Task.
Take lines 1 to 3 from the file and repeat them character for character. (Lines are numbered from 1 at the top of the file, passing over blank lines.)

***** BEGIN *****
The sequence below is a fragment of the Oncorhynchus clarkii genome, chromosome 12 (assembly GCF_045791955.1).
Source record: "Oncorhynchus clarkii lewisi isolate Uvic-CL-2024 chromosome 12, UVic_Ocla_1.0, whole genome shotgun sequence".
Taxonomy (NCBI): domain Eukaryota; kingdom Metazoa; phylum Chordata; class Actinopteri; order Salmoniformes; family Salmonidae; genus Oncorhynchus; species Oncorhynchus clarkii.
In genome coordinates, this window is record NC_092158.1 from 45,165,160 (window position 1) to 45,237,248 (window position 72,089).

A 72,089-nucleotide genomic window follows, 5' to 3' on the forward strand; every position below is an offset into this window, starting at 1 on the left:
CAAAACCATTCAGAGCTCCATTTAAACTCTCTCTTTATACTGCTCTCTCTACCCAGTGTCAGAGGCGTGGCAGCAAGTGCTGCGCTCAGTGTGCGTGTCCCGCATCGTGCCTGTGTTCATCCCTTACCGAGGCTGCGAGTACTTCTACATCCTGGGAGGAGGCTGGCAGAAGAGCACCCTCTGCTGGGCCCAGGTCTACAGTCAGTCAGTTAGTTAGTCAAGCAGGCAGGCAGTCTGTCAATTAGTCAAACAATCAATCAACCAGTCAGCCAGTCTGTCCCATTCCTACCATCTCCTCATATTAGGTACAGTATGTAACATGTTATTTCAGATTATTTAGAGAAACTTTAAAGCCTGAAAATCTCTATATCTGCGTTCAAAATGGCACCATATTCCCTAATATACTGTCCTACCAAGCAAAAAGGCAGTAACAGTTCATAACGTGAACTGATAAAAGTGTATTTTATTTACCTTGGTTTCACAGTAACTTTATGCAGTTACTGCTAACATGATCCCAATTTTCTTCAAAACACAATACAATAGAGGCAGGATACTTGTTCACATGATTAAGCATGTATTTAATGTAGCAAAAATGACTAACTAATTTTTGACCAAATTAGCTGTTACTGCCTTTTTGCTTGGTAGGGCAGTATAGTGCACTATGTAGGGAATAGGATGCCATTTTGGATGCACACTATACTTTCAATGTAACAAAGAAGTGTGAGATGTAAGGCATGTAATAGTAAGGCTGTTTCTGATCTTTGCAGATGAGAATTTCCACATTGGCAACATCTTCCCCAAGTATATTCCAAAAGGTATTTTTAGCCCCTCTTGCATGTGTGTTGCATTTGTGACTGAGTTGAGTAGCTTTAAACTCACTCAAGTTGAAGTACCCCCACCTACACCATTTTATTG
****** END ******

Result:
The sequence below is a fragment of the Oncorhynchus clarkii genome, chromosome 12 (assembly GCF_045791955.1).
Source record: "Oncorhynchus clarkii lewisi isolate Uvic-CL-2024 chromosome 12, UVic_Ocla_1.0, whole genome shotgun sequence".
Taxonomy (NCBI): domain Eukaryota; kingdom Metazoa; phylum Chordata; class Actinopteri; order Salmoniformes; family Salmonidae; genus Oncorhynchus; species Oncorhynchus clarkii.